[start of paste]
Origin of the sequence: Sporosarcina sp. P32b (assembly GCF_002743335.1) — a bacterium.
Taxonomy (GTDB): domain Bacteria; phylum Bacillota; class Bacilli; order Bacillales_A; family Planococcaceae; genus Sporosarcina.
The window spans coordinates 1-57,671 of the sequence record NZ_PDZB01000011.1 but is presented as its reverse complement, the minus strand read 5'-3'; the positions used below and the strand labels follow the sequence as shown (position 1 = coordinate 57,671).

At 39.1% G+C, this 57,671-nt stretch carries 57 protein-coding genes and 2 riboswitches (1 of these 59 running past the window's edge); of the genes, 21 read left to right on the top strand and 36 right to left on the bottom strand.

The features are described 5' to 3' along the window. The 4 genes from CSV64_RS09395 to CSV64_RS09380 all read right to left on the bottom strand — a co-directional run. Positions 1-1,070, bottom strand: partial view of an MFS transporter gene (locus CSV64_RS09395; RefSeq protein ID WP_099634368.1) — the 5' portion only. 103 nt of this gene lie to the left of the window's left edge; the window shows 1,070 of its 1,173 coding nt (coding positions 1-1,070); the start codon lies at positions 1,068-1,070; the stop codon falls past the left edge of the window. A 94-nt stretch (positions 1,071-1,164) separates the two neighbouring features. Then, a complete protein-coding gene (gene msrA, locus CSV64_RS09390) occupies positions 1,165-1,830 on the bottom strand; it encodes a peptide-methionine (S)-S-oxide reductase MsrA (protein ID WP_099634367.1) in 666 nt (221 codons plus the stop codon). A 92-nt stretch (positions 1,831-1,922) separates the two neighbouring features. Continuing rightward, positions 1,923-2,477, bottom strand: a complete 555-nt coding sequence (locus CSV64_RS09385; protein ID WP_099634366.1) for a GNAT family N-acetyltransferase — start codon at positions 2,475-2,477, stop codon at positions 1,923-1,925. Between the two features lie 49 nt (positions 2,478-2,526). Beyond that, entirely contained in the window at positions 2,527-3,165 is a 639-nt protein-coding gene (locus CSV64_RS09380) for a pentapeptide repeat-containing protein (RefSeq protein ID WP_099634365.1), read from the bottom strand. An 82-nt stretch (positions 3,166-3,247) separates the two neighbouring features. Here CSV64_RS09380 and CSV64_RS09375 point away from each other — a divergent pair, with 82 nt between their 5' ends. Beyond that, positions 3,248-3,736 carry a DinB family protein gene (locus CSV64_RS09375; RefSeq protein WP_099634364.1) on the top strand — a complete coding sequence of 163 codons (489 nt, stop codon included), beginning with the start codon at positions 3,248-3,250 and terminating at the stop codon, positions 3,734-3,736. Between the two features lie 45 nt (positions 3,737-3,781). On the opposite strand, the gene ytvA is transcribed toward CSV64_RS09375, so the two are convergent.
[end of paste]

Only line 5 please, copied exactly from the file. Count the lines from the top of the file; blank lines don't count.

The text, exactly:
The features are described 5' to 3' along the window. The 4 genes from CSV64_RS09395 to CSV64_RS09380 all read right to left on the bottom strand — a co-directional run. Positions 1-1,070, bottom strand: partial view of an MFS transporter gene (locus CSV64_RS09395; RefSeq protein ID WP_099634368.1) — the 5' portion only. 103 nt of this gene lie to the left of the window's left edge; the window shows 1,070 of its 1,173 coding nt (coding positions 1-1,070); the start codon lies at positions 1,068-1,070; the stop codon falls past the left edge of the window. A 94-nt stretch (positions 1,071-1,164) separates the two neighbouring features. Then, a complete protein-coding gene (gene msrA, locus CSV64_RS09390) occupies positions 1,165-1,830 on the bottom strand; it encodes a peptide-methionine (S)-S-oxide reductase MsrA (protein ID WP_099634367.1) in 666 nt (221 codons plus the stop codon). A 92-nt stretch (positions 1,831-1,922) separates the two neighbouring features. Continuing rightward, positions 1,923-2,477, bottom strand: a complete 555-nt coding sequence (locus CSV64_RS09385; protein ID WP_099634366.1) for a GNAT family N-acetyltransferase — start codon at positions 2,475-2,477, stop codon at positions 1,923-1,925. Between the two features lie 49 nt (positions 2,478-2,526). Beyond that, entirely contained in the window at positions 2,527-3,165 is a 639-nt protein-coding gene (locus CSV64_RS09380) for a pentapeptide repeat-containing protein (RefSeq protein ID WP_099634365.1), read from the bottom strand. An 82-nt stretch (positions 3,166-3,247) separates the two neighbouring features. Here CSV64_RS09380 and CSV64_RS09375 point away from each other — a divergent pair, with 82 nt between their 5' ends. Beyond that, positions 3,248-3,736 carry a DinB family protein gene (locus CSV64_RS09375; RefSeq protein WP_099634364.1) on the top strand — a complete coding sequence of 163 codons (489 nt, stop codon included), beginning with the start codon at positions 3,248-3,250 and terminating at the stop codon, positions 3,734-3,736. Between the two features lie 45 nt (positions 3,737-3,781). On the opposite strand, the gene ytvA is transcribed toward CSV64_RS09375, so the two are convergent.